Richard Thorpe — “The Wizard of Oz”
The classic film was a revolving door for directors in the late 1930s. Original helmer Richard Thorpe was fired two weeks into shooting and replaced by George Cukor, who overhauled the makeup and costumes for the major characters, forcing all their scenes to be reshot. Victor Fleming then stepped in and shot the majority of the movie when Cukor left to work on “Gone with the Wind,” only to later assume Cukor’s job on the Civil War drama. King Vidor ultimately completed the movie, shooting the iconic “Over the Rainbow” sequence, but refused to take credit until after Fleming’s death.
George Cukor — “Gone with the Wind”
This seemingly unending game of director’s chairs also took place during the filming of another 1939 classic, “Gone with the Wind.” Although he spent two years in pre-production, George Cukor was let go three weeks into filming after having left “Oz” to steer “Wind.” Cukor reportedly butted heads with producer David O. Selznick over the script and production rate. Victor Fleming was pulled away from “Oz” to take over on the movie, which was far behind schedule. The grueling work hours caused Fleming to suffer a nervous breakdown after 10 weeks. Although Sam Wood completed the final scenes, Fleming received sole credit as he made the most sizable contribution.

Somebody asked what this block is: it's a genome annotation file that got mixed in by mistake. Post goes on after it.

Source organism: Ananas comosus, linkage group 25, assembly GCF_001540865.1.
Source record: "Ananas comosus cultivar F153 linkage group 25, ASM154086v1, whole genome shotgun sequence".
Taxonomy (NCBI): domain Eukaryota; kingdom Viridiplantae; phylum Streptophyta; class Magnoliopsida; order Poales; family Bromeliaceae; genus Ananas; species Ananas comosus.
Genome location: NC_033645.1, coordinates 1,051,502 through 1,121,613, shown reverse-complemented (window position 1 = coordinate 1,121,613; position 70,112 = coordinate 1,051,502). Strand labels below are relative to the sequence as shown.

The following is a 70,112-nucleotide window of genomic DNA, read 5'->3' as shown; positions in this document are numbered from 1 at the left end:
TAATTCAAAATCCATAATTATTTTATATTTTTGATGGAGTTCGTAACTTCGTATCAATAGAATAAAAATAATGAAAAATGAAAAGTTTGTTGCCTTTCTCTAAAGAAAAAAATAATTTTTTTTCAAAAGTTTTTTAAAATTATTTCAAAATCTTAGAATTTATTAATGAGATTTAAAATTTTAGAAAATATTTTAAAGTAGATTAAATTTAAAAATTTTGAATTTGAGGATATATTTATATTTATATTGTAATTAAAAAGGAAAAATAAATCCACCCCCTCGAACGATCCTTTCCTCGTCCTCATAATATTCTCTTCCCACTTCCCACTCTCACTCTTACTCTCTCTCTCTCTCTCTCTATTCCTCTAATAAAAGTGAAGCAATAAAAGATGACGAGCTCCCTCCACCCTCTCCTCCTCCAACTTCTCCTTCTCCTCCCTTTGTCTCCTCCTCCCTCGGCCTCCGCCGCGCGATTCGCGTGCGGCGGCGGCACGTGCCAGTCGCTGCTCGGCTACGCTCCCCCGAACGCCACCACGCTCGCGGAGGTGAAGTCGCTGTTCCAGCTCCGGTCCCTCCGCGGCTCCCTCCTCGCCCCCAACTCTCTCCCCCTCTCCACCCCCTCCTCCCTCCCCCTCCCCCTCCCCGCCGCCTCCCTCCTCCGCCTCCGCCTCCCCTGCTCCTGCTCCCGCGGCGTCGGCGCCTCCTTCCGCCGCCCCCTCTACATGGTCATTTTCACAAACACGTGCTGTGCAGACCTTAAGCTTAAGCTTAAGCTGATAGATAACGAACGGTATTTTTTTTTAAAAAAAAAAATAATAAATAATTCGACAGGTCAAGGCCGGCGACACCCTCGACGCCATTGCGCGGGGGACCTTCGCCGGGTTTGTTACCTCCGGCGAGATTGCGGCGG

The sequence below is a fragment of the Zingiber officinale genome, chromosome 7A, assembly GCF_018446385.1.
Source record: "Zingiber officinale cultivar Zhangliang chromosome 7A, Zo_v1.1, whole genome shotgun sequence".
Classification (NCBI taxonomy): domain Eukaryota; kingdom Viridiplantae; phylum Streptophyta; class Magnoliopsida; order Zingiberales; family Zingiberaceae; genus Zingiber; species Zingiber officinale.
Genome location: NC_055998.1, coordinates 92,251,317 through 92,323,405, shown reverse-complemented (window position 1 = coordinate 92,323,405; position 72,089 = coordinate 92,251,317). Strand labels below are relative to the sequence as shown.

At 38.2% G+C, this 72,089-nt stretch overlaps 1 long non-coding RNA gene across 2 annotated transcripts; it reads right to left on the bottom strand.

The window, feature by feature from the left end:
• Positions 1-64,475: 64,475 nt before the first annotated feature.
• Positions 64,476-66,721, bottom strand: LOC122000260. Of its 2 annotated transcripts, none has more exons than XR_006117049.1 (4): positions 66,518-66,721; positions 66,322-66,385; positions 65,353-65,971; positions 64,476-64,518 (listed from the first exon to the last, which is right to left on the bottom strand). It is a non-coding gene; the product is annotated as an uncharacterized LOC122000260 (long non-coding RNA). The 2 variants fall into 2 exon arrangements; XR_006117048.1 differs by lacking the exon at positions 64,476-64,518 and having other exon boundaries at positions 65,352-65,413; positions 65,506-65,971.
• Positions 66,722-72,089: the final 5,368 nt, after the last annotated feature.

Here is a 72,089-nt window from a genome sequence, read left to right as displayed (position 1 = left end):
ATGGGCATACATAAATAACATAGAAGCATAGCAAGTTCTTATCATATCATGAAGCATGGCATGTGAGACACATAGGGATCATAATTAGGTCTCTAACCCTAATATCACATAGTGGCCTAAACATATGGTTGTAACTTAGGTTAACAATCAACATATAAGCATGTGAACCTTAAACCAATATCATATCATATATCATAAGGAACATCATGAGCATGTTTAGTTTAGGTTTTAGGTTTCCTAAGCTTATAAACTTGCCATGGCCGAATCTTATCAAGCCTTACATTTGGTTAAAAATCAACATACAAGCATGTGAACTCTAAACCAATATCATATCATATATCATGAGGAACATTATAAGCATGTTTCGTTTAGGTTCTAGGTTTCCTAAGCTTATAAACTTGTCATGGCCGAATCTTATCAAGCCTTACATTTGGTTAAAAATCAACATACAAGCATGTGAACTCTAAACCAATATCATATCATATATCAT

Steven Soderbergh — “Moneyball”
“Moneyball” would have been a completely different film under original director Steven Soderbergh’s control. Sony questioned the commercial value of a documentary-style drama starring real-life athletes, so they stopped production three days before shooting was scheduled to begin after five years of development. Star Brad Pitt eventually recruited Bennett Miller to elevate it to an Oscar-nominated pic. The screenwriter was also changed multiple times: Steve Zaillian was hired for the job, replaced by Aaron Sorkin, only to be called back again.
Anthony Mann — “Spartacus”
David Lean turned down the dark historical epic, forcing star and exec producer Kirk Douglas to turn to his second choice for the job: veteran director Anthony Mann. But he regretted his decision a week into filming. “It was clear that Tony Mann was not in control,” Douglas wrote in his autobiography. “He let Peter Ustinov direct his own scenes by taking every suggestion Peter made.” Douglas later went the opposite route, despite the crew’s concerns, and hired up-and-comer Stanley Kubrick, who had directed him in “Paths of Glory.”
Alex Cox — “Fear and Loathing in Las Vegas”
Although Terry Gilliam’s fingerprints are all over “Fear and Loathing in Las Vegas,” another director had his hands on the drug-fueled roadtrip movie first. Original helmer Alex Cox reportedly clashed with star Johnny Depp and author Hunter S. Thompson, especially over his animation ideas. “Alex had some dream that he could make Thompson’s work better,” Depp once said in an interview. “He was wrong.” Cox was dismissed and Gilliam was brought in to fix the script in 10 days with writer Tony Grisoni.